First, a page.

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Dealing With Narcissists: You Can't Win

The Little Shaman is a spiritual coach & specialist in cluster B personality disorders, with a popular YouTube show and clients worldwide.


Narcissistic relationships are difficult and painful for many reasons, not the least of which is that they are usually power struggles where both people are trying to control the other person and get what they want. Sometimes it's blatant and sometimes it's not obvious at all, but the desire to win this power struggle can keep people hanging on for years and years.

It's important to say that most people don't realize this is what's happening. They are simply trying to get what they want and feel they deserve from the relationship. The problem is that the narcissist or otherwise toxic person has demonstrated that they are not interested in giving these things. Maybe they are not able to give them. The victim, invested in winning these things from the narcissist and often encouraged by what looks like progress or concessions made on the narcissist's part, keeps trying and negotiating and bargaining and pushing and pleading for the "reward" the narcissist is dangling. They often change their behavior and everything else they are told to do in order to try to win this game and get the prize. But regardless of what the narcissist might promise, it doesn't work. They never get it, no matter how perfectly the comply or how flawlessly they address the narcissist's many complaints about who they are as a person. It just doesn't work, and people are often devastated by the fact that there is always something else they did wrong, always another hurdle they have to jump.

It doesn't work because to a narcissist, a relationship is a constant power struggle where they have to balance between keeping people around to serve their needs without giving too much of themselves so that no one can control them. Pathologically narcissistic people are generally very afraid that others will control and hurt them if they don't constantly guard against it. They often go to extreme lengths to prevent it from happening, and can appear paranoid or even delusional about this subject. Some of the most common accusations heard from narcissists have to do with others trying to control them. The reality is, the narcissist is usually the one trying to control everything and everyone. If they are not allowed to do so, they feel that they are being controlled and will react to that.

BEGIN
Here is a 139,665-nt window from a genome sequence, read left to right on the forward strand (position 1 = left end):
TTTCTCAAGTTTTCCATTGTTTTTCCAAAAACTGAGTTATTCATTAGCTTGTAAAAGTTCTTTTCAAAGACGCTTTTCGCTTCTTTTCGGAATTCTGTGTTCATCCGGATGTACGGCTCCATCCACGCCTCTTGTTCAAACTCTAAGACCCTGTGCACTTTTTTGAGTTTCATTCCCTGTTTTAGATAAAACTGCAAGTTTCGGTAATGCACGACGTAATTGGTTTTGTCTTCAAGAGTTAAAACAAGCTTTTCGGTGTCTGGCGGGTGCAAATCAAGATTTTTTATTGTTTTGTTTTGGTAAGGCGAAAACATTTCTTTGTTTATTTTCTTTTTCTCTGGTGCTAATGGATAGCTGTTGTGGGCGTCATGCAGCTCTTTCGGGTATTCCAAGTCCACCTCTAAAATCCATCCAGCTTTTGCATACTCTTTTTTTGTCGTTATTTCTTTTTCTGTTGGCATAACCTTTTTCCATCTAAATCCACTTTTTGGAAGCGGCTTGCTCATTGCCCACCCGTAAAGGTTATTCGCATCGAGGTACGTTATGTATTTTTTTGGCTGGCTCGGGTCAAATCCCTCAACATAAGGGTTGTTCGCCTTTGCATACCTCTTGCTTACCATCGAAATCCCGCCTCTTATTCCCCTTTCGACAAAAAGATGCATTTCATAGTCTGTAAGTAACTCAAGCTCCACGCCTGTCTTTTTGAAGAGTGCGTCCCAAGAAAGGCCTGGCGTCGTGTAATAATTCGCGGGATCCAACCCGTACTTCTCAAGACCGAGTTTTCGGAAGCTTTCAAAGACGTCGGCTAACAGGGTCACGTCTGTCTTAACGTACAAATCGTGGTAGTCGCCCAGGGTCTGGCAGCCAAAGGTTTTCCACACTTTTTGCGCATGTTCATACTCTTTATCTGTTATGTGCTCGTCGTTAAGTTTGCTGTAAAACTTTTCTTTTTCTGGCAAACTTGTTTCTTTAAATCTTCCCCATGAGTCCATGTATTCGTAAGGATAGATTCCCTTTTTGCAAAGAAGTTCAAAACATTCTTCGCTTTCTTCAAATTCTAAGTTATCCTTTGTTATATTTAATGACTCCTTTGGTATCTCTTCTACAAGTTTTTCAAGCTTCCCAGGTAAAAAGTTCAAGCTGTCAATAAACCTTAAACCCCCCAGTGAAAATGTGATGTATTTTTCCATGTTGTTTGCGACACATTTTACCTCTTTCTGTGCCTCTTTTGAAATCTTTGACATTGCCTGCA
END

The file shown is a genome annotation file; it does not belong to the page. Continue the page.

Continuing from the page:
This is why it's a power struggle even if someone doesn't realize it or believe they are participating in something like that. The narcissistic person makes it one. A person either pushes back against this or becomes totally subjugated by the narcissist, losing their sovereignty, their identity and everything else. Most people push back. Some people push back at first and others push back eventually, even if they don't really intend to. You have to, or risk losing who you are as a person. The narcissist takes offense to the assertion of you as a separate person and then the war is on.

How dare you? How dare you? To make matters worse, not only do you insist on being your own separate person but you actually want something from the narcissist. That can't be allowed and it won't be. Now not only is the game about erasing your threatening sovereignty but it's about desperately trying to hang on to their own. Because their identity is so fragile and unstable, any individuality from others is taken as a rejection and a threat against that. Any expectation that they should give something of themselves to the relationship or the other person is taken as a threat as well. Whereas most of us see giving of ourselves to a loved one or a relationship to be rewarding and fulfilling, narcissists fear losing parts of themselves that they will not get back and therefore being diminished by doing it. They don't have anything to give to others and, as evidenced by their irrational fear of losing themselves, they don't understand what giving means or how it works anyway.

You cannot give anything to anyone if you believe that by doing so, you will deplete what little you have and leave yourself with nothing. If someone has one piece of bread to eat and they're one meal away from starving to death, most people are not going to feel that they can share. And if someone tries to take any of it from them and leave them to die with nothing, that person is probably going to be in for a fight. A big one. This is the mindset narcissistic people are in. Any attempt to help them understand things differently is generally going to be seen as an attempt to manipulate them out of their piece of bread. That's just how it is. This person does not have anything to share with you. They have nothing to give. They have so little, in fact, that you are seen as predatory for trying to take anything. How dare you?